SUMMARY OF THE INVENTION It is the object of the invention to provide a process for the production of organically modified finely divided alkaline earth metal and earth metal silicates and silicas by precipitation from silicate solutions with aqueous solutions of alkaline earth metal salts or earth metal salts or acids which leads to products in which the organic components cannot be washed out with water or organic solvents and which are susceptible to a large number of organic reactions and which provide products of valuable characteristics which can be used as fillers.

The essence of the invention resides in that the precipitation of the alkaline earth metal silicate or earth metal silicate or silica from silicate solutions with the aid of aqueous solutions of appropriate alkaline earth metal or earth metal salts or with inorganic acids is carried out in the presence of reactive water soluble organic polymers. Such precipitation, for example, can be carried out at temperatures between 10 and C. and in the case of the precipitation of silica it is preferably carried out at elevated temperatures of, for example, 5090 C. In the production of the modified silicates the precipitation can be carried out in the acid as well as in the alkaline range. Either alkaline or acid conditions can be maintained during the reaction. Suitable water soluble organic polymeric materials, for example, are: polyvinyl alcohol, polyethylene imine, polyacrolein, polymethacrylic acid, polyethylene oxide, anionic or cationic starch, polyvinyl pyrrolidone, polyvinyl 3 methyl-pyrrolidone, vinyl pyrrolidone vinyl-acetate copolymers, polyacrylamide and other Water soluble polymers, polycondensates and polyaddition products, as well as their homologues and water soluble reaction products.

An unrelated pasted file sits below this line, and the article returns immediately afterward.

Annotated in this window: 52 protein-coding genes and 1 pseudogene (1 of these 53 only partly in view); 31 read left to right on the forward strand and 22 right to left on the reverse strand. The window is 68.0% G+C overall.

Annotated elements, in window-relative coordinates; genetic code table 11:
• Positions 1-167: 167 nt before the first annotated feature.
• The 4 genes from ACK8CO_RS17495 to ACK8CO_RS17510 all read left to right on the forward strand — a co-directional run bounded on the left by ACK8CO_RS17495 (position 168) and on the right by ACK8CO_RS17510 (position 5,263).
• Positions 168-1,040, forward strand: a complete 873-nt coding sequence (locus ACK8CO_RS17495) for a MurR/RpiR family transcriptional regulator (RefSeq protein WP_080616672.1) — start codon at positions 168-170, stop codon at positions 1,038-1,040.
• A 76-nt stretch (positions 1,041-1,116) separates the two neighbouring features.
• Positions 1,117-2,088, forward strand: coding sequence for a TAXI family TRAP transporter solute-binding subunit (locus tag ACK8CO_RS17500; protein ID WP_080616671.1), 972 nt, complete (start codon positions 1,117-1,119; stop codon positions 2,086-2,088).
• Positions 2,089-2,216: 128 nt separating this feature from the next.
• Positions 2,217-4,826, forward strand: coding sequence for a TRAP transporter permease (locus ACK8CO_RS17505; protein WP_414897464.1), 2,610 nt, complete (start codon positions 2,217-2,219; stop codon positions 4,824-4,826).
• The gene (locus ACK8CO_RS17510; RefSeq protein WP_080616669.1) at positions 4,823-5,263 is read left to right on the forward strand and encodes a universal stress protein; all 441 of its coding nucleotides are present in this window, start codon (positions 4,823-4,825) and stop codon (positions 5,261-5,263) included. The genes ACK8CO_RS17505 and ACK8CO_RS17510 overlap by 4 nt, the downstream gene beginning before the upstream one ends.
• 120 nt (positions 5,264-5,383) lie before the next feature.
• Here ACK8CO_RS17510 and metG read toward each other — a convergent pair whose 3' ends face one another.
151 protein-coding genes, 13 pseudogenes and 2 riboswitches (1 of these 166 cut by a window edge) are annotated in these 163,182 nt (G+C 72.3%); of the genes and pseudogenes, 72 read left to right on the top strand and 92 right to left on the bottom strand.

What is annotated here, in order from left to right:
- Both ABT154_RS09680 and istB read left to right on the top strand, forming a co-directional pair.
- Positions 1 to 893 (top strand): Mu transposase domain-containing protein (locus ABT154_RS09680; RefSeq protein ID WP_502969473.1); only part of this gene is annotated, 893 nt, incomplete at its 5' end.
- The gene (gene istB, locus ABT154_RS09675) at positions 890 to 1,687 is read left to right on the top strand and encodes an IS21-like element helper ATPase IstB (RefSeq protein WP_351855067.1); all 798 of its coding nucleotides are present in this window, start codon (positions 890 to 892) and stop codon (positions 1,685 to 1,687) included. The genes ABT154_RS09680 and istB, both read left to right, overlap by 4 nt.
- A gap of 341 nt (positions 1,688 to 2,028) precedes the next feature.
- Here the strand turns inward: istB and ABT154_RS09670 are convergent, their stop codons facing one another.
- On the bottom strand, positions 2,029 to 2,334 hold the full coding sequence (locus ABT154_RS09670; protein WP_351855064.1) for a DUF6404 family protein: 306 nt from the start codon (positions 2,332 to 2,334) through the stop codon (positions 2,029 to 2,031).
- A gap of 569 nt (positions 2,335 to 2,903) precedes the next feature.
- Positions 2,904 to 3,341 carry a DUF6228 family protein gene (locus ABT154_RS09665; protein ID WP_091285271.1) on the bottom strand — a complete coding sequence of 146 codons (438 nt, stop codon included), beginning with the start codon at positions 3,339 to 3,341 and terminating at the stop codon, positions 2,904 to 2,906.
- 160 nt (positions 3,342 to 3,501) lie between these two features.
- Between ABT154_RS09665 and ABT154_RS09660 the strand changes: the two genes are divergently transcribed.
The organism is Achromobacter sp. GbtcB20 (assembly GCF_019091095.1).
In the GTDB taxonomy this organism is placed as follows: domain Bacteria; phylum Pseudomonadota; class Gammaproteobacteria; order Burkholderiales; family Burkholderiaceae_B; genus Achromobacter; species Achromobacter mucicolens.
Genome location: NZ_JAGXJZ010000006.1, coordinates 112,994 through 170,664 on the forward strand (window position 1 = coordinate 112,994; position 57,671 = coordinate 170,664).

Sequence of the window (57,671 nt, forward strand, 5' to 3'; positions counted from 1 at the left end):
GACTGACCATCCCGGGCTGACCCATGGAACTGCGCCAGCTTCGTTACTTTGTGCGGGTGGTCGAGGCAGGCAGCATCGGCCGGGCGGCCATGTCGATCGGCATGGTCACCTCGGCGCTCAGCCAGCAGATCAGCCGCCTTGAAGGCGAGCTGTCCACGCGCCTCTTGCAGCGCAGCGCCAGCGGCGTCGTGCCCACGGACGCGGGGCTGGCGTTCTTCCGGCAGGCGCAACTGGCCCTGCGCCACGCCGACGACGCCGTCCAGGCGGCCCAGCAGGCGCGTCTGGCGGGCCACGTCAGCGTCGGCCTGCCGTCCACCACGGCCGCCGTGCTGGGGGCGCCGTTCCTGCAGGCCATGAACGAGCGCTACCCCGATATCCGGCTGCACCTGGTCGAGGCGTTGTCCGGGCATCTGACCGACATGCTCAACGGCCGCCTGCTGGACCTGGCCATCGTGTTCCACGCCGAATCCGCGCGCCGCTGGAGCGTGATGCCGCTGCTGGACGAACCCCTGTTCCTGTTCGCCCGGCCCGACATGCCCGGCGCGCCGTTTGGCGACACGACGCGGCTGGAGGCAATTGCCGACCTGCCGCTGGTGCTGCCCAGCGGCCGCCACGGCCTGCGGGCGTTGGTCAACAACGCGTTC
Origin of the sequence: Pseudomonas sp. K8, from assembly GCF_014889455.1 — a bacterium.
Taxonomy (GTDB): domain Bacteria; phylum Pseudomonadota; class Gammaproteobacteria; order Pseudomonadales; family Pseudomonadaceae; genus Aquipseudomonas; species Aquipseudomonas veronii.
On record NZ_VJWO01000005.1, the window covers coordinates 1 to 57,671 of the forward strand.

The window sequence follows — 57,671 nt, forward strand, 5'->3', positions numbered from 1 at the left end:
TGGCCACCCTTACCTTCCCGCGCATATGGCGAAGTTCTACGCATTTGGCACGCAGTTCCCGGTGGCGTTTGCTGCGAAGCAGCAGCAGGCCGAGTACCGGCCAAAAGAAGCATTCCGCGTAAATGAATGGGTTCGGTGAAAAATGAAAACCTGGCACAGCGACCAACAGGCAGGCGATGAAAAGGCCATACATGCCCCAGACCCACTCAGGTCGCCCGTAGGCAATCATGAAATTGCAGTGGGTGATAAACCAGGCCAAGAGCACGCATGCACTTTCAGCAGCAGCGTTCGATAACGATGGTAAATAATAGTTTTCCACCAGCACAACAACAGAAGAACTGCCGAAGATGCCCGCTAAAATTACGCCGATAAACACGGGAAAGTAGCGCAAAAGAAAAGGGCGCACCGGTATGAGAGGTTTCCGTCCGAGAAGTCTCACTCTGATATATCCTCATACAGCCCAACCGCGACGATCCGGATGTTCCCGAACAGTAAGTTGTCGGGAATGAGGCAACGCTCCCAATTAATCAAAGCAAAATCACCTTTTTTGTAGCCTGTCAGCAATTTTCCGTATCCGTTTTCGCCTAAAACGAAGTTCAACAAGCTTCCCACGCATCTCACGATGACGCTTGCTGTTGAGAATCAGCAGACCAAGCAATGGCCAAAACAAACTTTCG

DETAILED DESCRIPTION OF THE INVENTION INCLUDING PREFERRED EMBODIMENTS The water soluble silicate used as the starting aqueous silicate solution from which the modified silicates or silicas according to the invention are precipitated, for example, preferably is water glass but it is also possible to use potassium silicates or colloidally dissolved silicic acid. The usual acids, such as, for example, sulfuric acid, can be used for the precipitation of the silica. The salts which, for example, can be employed in the precipitation of the alkaline earth metal or earth metal silicates, for example, can be magnesium sulfate, calcium chloride, barium chloride, aluminum sulfate and the like.

The process according to the invention can, for instance, be carried out by dissolving the water-soluble organic polymeric material in the solution in which the precipitation is to be effected before initiation of the pre cipitation. In general, a uniform incorporaton of the organic polymer in the precipitating silicate. or silica is effected. However, advantageously an aqueous solution of the organic polymer can be added gradually durin the precipitation to ensure such uniform incorporation. The latter may be expedient in such instances when upon nucleus formation of the silicate or silica particles such large quantities of the organic material are already bound that the organic material content of the aqueous solution is prematurely exhausted, so that in the further growth of the modified silicate or silica particles, a practically pure silicate or silica shell is formed around the organically modified nucleus which is first formed. This, for instance, is the case in the embodiment of the invention when polyethylene imine is employed as the water soluble modifying agent. It also is possible to direct the process in such a way that the resulting particles consist of a pure silica nucleus and an organically modified shell,

for instance, by appropriate delay in addition of the organic modifying agent.

The process according to the invention can be carried out in conventional apparatus used for silica precipitation and requires no additional apparatus, solvents or process steps.